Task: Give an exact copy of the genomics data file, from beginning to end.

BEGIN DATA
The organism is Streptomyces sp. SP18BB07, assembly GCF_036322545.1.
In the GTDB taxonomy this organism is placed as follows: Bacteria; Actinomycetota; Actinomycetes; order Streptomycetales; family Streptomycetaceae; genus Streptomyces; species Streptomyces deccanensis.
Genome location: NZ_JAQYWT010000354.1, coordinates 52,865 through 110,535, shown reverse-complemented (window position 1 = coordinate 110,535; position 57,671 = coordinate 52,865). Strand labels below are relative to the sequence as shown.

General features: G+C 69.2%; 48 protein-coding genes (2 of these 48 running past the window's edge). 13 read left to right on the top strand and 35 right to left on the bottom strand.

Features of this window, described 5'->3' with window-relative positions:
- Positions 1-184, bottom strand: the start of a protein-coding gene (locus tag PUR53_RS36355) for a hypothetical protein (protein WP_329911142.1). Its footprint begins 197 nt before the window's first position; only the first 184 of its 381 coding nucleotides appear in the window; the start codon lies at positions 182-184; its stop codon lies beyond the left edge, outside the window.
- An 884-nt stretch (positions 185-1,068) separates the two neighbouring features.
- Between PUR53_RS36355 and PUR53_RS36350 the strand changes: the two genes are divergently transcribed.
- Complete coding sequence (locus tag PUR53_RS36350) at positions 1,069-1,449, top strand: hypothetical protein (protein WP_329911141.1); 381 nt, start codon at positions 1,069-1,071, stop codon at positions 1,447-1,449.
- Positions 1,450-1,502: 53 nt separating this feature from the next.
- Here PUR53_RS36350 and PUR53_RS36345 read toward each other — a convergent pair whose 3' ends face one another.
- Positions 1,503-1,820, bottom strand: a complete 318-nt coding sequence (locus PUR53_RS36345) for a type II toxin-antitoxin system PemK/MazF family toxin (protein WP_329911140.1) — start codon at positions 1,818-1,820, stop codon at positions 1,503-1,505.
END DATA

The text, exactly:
The organism is Streptomyces sp. SP18BB07, assembly GCF_036322545.1.
In the GTDB taxonomy this organism is placed as follows: Bacteria; Actinomycetota; Actinomycetes; order Streptomycetales; family Streptomycetaceae; genus Streptomyces; species Streptomyces deccanensis.
Genome location: NZ_JAQYWT010000354.1, coordinates 52,865 through 110,535, shown reverse-complemented (window position 1 = coordinate 110,535; position 57,671 = coordinate 52,865). Strand labels below are relative to the sequence as shown.

General features: G+C 69.2%; 48 protein-coding genes (2 of these 48 running past the window's edge). 13 read left to right on the top strand and 35 right to left on the bottom strand.

Features of this window, described 5'->3' with window-relative positions:
- Positions 1-184, bottom strand: the start of a protein-coding gene (locus tag PUR53_RS36355) for a hypothetical protein (protein WP_329911142.1). Its footprint begins 197 nt before the window's first position; only the first 184 of its 381 coding nucleotides appear in the window; the start codon lies at positions 182-184; its stop codon lies beyond the left edge, outside the window.
- An 884-nt stretch (positions 185-1,068) separates the two neighbouring features.
- Between PUR53_RS36355 and PUR53_RS36350 the strand changes: the two genes are divergently transcribed.
- Complete coding sequence (locus tag PUR53_RS36350) at positions 1,069-1,449, top strand: hypothetical protein (protein WP_329911141.1); 381 nt, start codon at positions 1,069-1,071, stop codon at positions 1,447-1,449.
- Positions 1,450-1,502: 53 nt separating this feature from the next.
- Here PUR53_RS36350 and PUR53_RS36345 read toward each other — a convergent pair whose 3' ends face one another.
- Positions 1,503-1,820, bottom strand: a complete 318-nt coding sequence (locus PUR53_RS36345) for a type II toxin-antitoxin system PemK/MazF family toxin (protein WP_329911140.1) — start codon at positions 1,818-1,820, stop codon at positions 1,503-1,505.